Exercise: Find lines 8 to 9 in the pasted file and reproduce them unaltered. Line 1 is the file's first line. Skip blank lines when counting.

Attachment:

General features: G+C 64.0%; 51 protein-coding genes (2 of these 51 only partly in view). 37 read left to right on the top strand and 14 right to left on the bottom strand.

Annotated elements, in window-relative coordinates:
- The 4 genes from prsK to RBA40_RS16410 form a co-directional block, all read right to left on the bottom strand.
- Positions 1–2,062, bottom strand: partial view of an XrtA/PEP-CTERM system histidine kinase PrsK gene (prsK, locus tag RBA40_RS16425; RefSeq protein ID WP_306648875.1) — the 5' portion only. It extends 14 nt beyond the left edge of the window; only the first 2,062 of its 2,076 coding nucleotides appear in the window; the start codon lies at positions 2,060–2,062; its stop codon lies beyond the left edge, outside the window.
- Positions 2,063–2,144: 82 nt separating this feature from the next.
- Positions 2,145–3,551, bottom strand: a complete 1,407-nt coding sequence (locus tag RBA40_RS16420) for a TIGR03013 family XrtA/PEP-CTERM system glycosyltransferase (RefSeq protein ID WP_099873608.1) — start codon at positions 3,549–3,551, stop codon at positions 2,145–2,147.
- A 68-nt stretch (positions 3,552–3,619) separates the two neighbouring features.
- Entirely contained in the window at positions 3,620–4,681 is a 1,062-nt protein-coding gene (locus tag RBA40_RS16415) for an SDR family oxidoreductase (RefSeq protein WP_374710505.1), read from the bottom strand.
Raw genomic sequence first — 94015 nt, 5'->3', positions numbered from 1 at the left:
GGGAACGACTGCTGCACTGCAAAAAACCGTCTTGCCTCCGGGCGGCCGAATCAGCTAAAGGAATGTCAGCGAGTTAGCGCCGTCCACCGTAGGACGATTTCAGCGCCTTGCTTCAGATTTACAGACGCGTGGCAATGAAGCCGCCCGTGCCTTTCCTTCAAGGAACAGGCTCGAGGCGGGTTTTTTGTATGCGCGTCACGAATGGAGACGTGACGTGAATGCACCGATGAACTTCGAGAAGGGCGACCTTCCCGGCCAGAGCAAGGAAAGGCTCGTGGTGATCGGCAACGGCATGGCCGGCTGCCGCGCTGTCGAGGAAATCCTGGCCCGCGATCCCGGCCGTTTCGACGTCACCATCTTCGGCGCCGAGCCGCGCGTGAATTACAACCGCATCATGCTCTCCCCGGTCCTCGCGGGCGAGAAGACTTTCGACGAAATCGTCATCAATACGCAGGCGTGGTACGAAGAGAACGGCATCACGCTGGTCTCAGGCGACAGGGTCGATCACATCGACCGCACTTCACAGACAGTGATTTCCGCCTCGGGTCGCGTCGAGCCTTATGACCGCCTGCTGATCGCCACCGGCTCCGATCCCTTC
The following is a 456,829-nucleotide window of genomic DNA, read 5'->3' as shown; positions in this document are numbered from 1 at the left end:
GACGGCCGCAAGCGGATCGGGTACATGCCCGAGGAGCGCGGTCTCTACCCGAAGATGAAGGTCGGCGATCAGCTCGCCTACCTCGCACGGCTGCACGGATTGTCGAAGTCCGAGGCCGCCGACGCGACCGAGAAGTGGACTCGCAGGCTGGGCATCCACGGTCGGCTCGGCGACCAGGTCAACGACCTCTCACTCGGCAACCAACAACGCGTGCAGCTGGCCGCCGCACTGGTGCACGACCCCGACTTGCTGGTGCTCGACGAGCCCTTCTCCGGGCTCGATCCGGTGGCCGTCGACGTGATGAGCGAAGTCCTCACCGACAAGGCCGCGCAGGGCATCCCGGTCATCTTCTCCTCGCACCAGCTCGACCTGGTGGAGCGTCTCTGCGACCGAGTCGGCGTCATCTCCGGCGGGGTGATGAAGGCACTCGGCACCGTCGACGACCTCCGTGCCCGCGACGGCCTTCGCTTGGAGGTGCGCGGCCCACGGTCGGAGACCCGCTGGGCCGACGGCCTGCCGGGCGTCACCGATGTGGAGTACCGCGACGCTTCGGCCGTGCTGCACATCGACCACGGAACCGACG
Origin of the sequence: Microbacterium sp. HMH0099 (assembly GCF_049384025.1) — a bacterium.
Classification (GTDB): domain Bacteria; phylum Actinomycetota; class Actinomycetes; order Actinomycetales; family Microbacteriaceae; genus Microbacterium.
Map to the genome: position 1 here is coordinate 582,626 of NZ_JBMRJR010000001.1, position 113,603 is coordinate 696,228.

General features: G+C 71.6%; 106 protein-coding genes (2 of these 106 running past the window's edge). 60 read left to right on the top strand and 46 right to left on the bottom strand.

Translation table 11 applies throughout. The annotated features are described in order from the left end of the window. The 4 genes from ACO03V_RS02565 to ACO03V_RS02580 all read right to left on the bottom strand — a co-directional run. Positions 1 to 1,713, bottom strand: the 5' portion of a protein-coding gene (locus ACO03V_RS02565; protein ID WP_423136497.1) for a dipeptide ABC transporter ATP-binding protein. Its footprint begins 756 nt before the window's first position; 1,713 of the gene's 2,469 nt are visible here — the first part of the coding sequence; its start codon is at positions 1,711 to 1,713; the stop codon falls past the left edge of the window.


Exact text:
- Entirely contained in the window at positions 3,620–4,681 is a 1,062-nt protein-coding gene (locus tag RBA40_RS16415) for an SDR family oxidoreductase (RefSeq protein WP_374710505.1), read from the bottom strand.
Raw genomic sequence first — 94015 nt, 5'->3', positions numbered from 1 at the left: